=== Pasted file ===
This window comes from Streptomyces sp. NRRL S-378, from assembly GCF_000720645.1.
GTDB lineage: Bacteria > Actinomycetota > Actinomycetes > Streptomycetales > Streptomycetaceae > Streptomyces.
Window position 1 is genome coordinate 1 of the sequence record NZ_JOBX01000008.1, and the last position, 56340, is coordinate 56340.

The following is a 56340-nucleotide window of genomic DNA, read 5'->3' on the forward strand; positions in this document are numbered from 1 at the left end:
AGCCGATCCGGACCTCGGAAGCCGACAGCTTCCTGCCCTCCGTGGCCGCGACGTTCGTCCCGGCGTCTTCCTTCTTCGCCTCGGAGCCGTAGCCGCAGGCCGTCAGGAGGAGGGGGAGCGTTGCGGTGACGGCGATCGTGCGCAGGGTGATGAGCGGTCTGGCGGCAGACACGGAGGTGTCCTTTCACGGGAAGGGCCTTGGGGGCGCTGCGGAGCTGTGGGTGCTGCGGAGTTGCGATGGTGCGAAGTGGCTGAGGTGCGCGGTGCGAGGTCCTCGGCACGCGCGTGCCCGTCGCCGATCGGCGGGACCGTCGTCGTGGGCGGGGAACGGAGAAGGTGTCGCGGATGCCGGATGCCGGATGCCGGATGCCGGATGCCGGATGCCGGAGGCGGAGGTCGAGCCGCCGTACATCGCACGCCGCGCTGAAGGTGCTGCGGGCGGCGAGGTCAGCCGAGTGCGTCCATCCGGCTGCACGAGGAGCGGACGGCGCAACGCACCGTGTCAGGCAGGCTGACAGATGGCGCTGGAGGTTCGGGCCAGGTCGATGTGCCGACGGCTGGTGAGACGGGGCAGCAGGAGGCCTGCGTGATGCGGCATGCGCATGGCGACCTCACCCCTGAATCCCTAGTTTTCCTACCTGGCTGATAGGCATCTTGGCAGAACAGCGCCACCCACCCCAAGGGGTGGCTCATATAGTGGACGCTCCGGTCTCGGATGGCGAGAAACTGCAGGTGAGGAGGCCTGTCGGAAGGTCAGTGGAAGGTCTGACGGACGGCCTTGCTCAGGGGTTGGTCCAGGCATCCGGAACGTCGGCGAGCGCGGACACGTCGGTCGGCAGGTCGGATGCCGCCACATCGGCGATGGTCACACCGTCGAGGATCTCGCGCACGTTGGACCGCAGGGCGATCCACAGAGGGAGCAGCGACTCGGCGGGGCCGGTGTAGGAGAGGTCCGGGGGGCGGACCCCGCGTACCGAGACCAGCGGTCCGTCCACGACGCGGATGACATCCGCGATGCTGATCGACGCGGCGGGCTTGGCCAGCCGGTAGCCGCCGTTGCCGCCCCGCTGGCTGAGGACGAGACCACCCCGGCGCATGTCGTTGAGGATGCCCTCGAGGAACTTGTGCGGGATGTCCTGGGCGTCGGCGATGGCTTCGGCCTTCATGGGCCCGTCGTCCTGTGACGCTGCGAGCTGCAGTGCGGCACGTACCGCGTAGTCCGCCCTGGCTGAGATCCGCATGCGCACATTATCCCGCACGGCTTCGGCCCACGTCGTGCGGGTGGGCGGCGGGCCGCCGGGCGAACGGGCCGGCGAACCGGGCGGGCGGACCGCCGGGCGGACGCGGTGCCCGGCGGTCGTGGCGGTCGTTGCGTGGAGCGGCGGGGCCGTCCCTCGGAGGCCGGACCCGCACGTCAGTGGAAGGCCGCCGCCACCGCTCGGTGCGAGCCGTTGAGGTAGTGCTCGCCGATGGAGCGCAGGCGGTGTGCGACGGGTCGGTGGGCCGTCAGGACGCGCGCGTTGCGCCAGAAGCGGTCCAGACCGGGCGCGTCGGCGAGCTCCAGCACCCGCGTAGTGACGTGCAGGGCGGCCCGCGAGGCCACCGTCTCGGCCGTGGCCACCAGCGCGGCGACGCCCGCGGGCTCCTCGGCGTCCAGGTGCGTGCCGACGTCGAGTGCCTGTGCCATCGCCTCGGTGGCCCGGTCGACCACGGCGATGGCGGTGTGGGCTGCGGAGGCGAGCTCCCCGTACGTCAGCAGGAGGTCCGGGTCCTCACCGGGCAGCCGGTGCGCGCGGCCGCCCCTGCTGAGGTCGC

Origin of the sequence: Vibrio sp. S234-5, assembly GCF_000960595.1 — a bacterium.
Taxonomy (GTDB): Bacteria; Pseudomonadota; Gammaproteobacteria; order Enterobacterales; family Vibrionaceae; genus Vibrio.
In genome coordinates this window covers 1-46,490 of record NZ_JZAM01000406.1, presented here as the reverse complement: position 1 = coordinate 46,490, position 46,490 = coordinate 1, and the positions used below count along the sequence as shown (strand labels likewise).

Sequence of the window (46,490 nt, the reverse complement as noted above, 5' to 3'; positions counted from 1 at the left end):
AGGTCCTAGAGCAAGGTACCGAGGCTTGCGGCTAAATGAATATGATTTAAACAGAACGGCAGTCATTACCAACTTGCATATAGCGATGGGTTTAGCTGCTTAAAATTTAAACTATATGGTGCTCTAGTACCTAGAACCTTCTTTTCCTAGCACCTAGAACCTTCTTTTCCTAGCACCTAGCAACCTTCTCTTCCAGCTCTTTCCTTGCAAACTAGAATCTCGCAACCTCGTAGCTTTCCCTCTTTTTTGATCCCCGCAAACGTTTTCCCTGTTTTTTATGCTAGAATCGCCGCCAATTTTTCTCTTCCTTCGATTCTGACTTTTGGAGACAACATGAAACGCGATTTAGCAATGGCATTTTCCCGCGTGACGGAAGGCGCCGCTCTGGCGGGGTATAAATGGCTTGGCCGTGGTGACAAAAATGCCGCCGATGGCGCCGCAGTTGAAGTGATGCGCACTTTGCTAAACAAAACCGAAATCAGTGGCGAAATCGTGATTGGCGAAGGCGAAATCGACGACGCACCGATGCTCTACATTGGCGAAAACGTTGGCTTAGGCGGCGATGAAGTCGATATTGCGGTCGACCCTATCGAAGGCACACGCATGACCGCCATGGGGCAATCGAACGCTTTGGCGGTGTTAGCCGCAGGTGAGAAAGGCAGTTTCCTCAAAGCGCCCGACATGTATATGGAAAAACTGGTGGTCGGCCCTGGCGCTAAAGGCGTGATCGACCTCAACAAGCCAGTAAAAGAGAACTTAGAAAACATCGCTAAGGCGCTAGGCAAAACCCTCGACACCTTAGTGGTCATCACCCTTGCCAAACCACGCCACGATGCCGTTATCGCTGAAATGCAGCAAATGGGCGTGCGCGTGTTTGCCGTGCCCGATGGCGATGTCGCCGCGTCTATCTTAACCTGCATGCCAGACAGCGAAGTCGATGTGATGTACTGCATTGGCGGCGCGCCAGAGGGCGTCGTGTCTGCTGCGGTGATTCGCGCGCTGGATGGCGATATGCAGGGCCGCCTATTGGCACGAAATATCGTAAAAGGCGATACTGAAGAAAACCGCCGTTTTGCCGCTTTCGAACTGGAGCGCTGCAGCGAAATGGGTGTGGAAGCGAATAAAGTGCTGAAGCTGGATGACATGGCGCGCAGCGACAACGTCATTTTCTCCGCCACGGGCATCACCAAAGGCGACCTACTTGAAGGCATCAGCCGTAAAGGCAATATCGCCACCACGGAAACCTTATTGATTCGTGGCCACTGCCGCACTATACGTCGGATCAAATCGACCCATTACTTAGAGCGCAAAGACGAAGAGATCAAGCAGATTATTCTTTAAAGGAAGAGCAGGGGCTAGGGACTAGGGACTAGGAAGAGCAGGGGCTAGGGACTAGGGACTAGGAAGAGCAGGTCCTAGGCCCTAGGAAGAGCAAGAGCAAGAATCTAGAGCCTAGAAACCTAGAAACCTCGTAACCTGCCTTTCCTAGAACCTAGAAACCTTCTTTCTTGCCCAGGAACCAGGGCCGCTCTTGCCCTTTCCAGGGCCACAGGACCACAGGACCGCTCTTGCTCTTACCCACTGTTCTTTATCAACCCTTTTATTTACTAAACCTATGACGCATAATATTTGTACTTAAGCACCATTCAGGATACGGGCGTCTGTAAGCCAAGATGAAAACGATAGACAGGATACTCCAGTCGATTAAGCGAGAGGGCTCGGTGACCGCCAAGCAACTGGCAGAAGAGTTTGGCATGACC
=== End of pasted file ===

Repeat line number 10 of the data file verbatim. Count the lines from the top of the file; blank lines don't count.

AGGTCCTAGAGCAAGGTACCGAGGCTTGCGGCTAAATGAATATGATTTAAACAGAACGGCAGTCATTACCAACTTGCATATAGCGATGGGTTTAGCTGCTTAAAATTTAAACTATATGGTGCTCTAGTACCTAGAACCTTCTTTTCCTAGCACCTAGAACCTTCTTTTCCTAGCACCTAGCAACCTTCTCTTCCAGCTCTTTCCTTGCAAACTAGAATCTCGCAACCTCGTAGCTTTCCCTCTTTTTTGATCCCCGCAAACGTTTTCCCTGTTTTTTATGCTAGAATCGCCGCCAATTTTTCTCTTCCTTCGATTCTGACTTTTGGAGACAACATGAAACGCGATTTAGCAATGGCATTTTCCCGCGTGACGGAAGGCGCCGCTCTGGCGGGGTATAAATGGCTTGGCCGTGGTGACAAAAATGCCGCCGATGGCGCCGCAGTTGAAGTGATGCGCACTTTGCTAAACAAAACCGAAATCAGTGGCGAAATCGTGATTGGCGAAGGCGAAATCGACGACGCACCGATGCTCTACATTGGCGAAAACGTTGGCTTAGGCGGCGATGAAGTCGATATTGCGGTCGACCCTATCGAAGGCACACGCATGACCGCCATGGGGCAATCGAACGCTTTGGCGGTGTTAGCCGCAGGTGAGAAAGGCAGTTTCCTCAAAGCGCCCGACATGTATATGGAAAAACTGGTGGTCGGCCCTGGCGCTAAAGGCGTGATCGACCTCAACAAGCCAGTAAAAGAGAACTTAGAAAACATCGCTAAGGCGCTAGGCAAAACCCTCGACACCTTAGTGGTCATCACCCTTGCCAAACCACGCCACGATGCCGTTATCGCTGAAATGCAGCAAATGGGCGTGCGCGTGTTTGCCGTGCCCGATGGCGATGTCGCCGCGTCTATCTTAACCTGCATGCCAGACAGCGAAGTCGATGTGATGTACTGCATTGGCGGCGCGCCAGAGGGCGTCGTGTCTGCTGCGGTGATTCGCGCGCTGGATGGCGATATGCAGGGCCGCCTATTGGCACGAAATATCGTAAAAGGCGATACTGAAGAAAACCGCCGTTTTGCCGCTTTCGAACTGGAGCGCTGCAGCGAAATGGGTGTGGAAGCGAATAAAGTGCTGAAGCTGGATGACATGGCGCGCAGCGACAACGTCATTTTCTCCGCCACGGGCATCACCAAAGGCGACCTACTTGAAGGCATCAGCCGTAAAGGCAATATCGCCACCACGGAAACCTTATTGATTCGTGGCCACTGCCGCACTATACGTCGGATCAAATCGACCCATTACTTAGAGCGCAAAGACGAAGAGATCAAGCAGATTATTCTTTAAAGGAAGAGCAGGGGCTAGGGACTAGGGACTAGGAAGAGCAGGGGCTAGGGACTAGGGACTAGGAAGAGCAGGTCCTAGGCCCTAGGAAGAGCAAGAGCAAGAATCTAGAGCCTAGAAACCTAGAAACCTCGTAACCTGCCTTTCCTAGAACCTAGAAACCTTCTTTCTTGCCCAGGAACCAGGGCCGCTCTTGCCCTTTCCAGGGCCACAGGACCACAGGACCGCTCTTGCTCTTACCCACTGTTCTTTATCAACCCTTTTATTTACTAAACCTATGACGCATAATATTTGTACTTAAGCACCATTCAGGATACGGGCGTCTGTAAGCCAAGATGAAAACGATAGACAGGATACTCCAGTCGATTAAGCGAGAGGGCTCGGTGACCGCCAAGCAACTGGCAGAAGAGTTTGGCATGACC